The United Nations, Council of Europe, European Union and the Organization for Security and Cooperation in Europe (OSCE) have all recommended training programs as an integral aspect of anti-trafficking initiatives. A comprehensive training program should focus on a variety of professionals whose work is connected with trafficking in women and include training initiatives that range from general awareness-raising to specific policy development and implementation.

A 1996 European Union Joint action establishing an incentive and exchange program for persons responsible for combating trade in human beings (known as the STOP program), identifies key actors as beneficiaries of training courses, exchange programs and seminars. These key actors include judges, prosecutors, police departments, civil servants, immigration officials, border agents and social service providers who assist victims of trafficking. Other participant groups include politicians, the media, healthcare professionals, students, groups at risk for trafficking and the general public.

A 2002 report by Barbara Limanowska for UNICEF/ UNHCR/ OSCE, Trafficking in Human Beings in Southeastern Europe, summarizes the many training initiatives that non-governmental organizations (NGOs), international institutions and law enforcement structures have undertaken in the region. Such training initiatives include: general-awareness raising, training on trafficking as a legal and human rights issue, training on working with trafficked persons, training for law enforcement officers and training of trainers. The joint report specifically finds that in Southeastern Europe there is a need for more targeted trainings that are based on the current legal and institutional framework in each country. In other regions and countries, however, there is still a need for more general training sessions that raise awareness about trafficking in women as a human rights abuse.

This site offers sample introductory-level training sessions on trafficking in women as a violation of human rights and the dimensions of the problem. These sessions can be used for general awareness-raising and as introductions to later training sessions that reflect country conditions. These sample sessions are found in the Identifying the Problem and Researching the Problem blocks, below.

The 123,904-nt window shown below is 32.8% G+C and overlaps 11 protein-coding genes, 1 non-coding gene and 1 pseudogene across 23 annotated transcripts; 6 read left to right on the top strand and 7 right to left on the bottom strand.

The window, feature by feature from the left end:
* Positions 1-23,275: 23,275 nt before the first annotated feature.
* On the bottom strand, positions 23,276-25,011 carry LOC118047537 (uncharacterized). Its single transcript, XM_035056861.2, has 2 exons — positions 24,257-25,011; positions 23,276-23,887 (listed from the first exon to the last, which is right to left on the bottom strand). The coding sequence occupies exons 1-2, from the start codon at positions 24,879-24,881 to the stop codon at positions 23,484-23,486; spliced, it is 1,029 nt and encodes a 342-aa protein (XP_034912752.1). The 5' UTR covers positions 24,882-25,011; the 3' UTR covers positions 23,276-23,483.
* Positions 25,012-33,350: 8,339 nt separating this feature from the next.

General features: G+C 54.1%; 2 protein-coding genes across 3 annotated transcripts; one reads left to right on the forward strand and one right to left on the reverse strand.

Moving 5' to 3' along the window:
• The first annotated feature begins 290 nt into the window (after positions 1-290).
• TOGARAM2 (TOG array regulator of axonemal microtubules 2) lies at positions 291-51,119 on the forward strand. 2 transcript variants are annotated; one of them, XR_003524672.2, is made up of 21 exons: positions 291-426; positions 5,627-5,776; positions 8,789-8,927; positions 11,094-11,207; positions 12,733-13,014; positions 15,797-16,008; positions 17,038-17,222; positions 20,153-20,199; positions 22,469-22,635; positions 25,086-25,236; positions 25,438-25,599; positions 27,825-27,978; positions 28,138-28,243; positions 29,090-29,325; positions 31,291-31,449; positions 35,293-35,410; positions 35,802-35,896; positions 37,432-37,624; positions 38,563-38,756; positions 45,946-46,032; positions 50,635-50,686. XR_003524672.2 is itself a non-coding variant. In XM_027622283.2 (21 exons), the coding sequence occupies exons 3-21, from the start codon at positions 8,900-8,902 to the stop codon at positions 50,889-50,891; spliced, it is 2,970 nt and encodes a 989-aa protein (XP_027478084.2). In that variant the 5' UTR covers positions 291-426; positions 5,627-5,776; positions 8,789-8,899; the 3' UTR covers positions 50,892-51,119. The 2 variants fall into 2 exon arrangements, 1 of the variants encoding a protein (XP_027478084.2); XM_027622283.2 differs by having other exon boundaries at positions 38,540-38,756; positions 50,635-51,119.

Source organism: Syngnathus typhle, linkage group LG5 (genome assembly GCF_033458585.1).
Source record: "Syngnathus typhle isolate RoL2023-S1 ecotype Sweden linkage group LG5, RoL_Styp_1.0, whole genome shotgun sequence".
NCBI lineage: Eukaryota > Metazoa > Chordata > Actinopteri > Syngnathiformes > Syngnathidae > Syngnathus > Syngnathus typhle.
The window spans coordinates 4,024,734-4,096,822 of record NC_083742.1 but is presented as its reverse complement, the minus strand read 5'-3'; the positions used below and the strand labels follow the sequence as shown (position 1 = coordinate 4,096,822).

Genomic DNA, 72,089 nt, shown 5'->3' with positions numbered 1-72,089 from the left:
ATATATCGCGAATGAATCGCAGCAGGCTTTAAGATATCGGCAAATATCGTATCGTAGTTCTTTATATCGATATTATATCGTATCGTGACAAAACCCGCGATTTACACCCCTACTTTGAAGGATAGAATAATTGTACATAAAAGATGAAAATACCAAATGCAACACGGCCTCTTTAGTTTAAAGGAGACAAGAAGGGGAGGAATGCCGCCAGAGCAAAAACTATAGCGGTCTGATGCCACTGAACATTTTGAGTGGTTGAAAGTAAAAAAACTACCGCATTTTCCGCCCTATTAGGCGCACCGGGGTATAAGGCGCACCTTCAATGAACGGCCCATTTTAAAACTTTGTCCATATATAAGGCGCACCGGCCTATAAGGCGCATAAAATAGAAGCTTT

The creation of specific training sessions that are related to implementing anti-trafficking laws or the development of other anti-trafficking initiatives must be carried out at the national level and must be reflective of current country conditions. For this reason, the STOPVAW site offers information to assist advocates in developing such strategic training sessions. The sample training sessions included here are intended to illustrate a few training exercises and are not meant to be exhaustive.

All training programs, whether aimed at general education or high-level strategizing, should be part of a comprehensive and coordinated approach to combating trafficking in women. Training agencies themselves should cooperate in the development of training programs. In addition, training programs should be adapted to the local needs of each country and reflective of the specific country situations and target audience(s). For example, facilitators should be aware of the existence of anti-trafficking laws, national action plans addressing trafficking in persons and regional cooperative programs that include the country in which the training will take place.

Finally, advocates may find it useful to familiarize themselves with a general training methodology, included in Guidelines for Developing a Training Program. The Guidelines provide the necessary background information for understanding the sample training materials on trafficking in women included on this site.


Sample Acquaintance Exercise (Word | PDF) and Expectations Exercise (Word | PDF)


  • Test Your Knowledge About Trafficking (Word | PDF)
  • What Is Trafficking? (Word | PDF)
  • Is This Trafficking? (Word | PDF)


  • Trafficking in Women: Contributing Factors and Trends (Word | PDF)





Sample Closing Exercises (Word | PDF) and Evaluation Forms (Word | PDF)


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